Global Warming Takes Toll on US Economy, Not Just Environment
The US economy may not be able to afford global warming if it continues to go unchecked, according to a major new bipartisan report released Tuesday.
Among the economic costs climate change is expected to enact on the United States over the next 25 years are: $35 million in annual property losses from hurricanes and other coastal storms, $12 billion a year as a result of heat wave-driven demand for electricity, and tens of billions of dollars from the corn and wheat industry due to a 14 percent drop in crop yields.
And that's just the beginning. The price tag could soar to hundreds of billions by 2100.
"I say we should take out an insurance policy," George P. Shultz, former Treasury secretary under Presidents Richard M. Nixon and Ronald Reagan, quipped to The New York Times.
The analysis, wittily entitled "Risky Business," projects climate impacts at scales as small as individual counties based on data from past heat waves. It "is the most detailed ever of the potential economic effects of climate change on the US," climatologist Michael Oppenheimer of Princeton University said, according to Reuters.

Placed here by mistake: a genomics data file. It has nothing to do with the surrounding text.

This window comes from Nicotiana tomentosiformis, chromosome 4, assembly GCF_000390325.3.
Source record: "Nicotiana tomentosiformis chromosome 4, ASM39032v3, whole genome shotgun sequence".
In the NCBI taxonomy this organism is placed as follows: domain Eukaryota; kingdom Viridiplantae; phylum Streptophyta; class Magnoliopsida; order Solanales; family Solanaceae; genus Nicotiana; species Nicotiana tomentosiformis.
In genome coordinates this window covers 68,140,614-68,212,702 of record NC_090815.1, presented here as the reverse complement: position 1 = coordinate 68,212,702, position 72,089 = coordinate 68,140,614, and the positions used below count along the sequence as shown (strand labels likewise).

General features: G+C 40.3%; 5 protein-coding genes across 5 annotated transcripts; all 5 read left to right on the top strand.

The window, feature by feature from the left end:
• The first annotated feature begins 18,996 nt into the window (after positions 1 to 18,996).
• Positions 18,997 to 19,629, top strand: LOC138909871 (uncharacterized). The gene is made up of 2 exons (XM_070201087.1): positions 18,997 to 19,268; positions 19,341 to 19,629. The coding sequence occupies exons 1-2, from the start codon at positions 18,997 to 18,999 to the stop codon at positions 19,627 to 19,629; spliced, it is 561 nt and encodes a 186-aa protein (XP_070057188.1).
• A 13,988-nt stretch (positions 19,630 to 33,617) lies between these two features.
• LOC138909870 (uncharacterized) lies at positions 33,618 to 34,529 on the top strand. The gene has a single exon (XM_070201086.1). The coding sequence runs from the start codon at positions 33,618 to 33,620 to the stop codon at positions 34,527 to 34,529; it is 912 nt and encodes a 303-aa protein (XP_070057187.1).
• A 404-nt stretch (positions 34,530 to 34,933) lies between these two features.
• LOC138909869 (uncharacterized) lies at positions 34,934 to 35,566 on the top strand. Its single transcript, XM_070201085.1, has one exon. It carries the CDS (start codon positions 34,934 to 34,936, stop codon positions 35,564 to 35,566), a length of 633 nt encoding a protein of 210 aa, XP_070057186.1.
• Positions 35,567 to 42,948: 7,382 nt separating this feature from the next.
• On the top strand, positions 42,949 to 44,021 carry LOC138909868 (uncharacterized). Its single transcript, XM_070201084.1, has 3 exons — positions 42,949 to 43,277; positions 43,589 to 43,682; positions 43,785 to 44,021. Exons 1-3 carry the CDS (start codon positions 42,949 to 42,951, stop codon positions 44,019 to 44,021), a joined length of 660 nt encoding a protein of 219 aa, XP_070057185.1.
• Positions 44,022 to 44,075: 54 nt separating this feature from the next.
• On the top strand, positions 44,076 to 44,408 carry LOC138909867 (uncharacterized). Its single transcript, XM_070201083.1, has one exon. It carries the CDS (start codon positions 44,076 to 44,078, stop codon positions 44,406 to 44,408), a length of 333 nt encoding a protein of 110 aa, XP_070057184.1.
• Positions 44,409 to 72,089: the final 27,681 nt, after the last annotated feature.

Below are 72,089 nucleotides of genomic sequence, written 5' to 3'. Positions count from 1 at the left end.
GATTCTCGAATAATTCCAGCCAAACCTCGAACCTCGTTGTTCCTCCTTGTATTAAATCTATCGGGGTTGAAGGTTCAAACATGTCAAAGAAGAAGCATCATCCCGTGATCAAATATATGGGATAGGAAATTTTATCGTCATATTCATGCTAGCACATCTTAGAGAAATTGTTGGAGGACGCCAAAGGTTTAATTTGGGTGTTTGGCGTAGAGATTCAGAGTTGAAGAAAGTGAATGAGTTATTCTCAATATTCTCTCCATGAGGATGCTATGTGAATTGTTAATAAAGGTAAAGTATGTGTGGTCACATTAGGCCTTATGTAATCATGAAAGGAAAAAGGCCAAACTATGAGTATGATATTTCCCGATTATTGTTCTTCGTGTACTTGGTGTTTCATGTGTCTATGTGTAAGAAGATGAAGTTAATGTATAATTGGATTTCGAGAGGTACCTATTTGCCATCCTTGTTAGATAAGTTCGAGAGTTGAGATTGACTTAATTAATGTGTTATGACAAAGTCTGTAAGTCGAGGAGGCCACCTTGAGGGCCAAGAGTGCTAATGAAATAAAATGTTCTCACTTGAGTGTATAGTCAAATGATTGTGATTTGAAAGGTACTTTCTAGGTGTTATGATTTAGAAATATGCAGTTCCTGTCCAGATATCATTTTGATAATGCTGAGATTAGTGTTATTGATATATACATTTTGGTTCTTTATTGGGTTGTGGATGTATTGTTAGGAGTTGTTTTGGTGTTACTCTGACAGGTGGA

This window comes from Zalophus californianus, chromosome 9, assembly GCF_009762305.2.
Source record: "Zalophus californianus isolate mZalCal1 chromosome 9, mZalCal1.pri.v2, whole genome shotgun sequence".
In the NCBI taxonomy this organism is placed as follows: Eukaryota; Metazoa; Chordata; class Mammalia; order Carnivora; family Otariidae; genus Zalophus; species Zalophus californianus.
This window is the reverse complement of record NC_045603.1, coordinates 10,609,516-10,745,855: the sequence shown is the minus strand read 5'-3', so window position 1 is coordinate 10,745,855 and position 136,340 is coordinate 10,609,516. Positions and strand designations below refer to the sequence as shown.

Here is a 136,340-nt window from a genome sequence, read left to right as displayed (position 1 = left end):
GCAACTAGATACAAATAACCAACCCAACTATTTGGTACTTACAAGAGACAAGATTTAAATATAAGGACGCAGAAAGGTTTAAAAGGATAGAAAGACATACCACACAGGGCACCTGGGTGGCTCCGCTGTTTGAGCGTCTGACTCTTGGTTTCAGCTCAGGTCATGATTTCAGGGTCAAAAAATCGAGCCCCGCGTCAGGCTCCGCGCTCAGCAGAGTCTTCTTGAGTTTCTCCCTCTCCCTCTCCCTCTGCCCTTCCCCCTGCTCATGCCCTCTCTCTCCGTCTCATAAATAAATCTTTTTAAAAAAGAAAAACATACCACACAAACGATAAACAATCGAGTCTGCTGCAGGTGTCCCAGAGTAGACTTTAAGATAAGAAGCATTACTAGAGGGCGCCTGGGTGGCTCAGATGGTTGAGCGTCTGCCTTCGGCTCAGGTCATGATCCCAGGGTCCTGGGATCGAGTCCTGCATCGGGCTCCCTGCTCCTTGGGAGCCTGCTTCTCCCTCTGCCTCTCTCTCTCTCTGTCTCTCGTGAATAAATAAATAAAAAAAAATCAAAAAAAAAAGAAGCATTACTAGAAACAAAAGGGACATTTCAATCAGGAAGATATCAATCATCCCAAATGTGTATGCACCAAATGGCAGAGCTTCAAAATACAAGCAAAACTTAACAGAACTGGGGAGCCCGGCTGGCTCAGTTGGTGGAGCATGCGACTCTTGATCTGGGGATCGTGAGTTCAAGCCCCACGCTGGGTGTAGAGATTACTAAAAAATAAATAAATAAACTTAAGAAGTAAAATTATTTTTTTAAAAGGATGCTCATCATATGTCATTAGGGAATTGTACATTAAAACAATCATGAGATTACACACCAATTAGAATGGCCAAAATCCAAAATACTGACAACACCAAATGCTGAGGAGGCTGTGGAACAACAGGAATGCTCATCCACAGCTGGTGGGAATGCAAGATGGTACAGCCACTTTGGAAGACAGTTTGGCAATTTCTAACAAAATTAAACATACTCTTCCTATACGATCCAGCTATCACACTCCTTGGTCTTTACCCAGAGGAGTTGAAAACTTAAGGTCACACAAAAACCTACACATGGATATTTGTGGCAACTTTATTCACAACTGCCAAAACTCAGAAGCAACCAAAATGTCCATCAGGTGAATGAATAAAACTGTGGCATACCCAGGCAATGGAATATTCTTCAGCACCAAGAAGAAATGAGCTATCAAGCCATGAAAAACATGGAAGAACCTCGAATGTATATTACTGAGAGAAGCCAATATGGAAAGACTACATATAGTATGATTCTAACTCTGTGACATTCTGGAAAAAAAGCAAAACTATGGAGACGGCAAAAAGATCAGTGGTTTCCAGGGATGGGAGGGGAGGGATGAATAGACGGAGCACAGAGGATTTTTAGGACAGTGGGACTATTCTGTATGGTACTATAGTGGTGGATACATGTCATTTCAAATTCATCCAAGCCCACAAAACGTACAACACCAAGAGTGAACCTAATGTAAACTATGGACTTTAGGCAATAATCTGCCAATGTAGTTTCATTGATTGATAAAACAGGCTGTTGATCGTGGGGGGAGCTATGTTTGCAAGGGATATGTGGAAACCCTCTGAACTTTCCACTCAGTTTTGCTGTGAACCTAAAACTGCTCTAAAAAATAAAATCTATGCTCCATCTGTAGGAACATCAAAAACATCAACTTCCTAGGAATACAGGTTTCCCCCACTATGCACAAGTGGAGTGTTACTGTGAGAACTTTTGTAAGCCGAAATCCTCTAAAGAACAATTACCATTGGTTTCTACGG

The Earth is already feeling climate change's effects with increasing heat waves, rising sea levels, drought, flooding and tropical storms. And by 2050, experts predict $66 billion to $106 billion worth of coastal property will likely be below sea level and rising oceans will cost $42 billion to $108 billion along the Eastern Seaboard and Gulf of Mexico.
"I actually do believe that we're at a tipping point with the planet," financier Henry M. Paulson Jr. told The Times. "A lot of things are going to happen that none of us are going to like to see."
Paulson, along with Thomas F. Steyer and Michael R. Bloomberg, the former mayor of New York, who are strong advocates of action on global warming, are largely funding the campaign.
Although, it is unclear as to whether companies or investors will heed the report's warnings.
"The largest companies are starting to realize climate change is a financial issue," said Mindy S. Lubber, who was not involved in the report. "Are they radically changing yet? No. But we're making some progress, slowly."
The report follows President Barack Obama's plan to take direct action against global warming, including requiring power plants to cut carbon dioxide emissions to 30 percent below 2005 levels by 2030.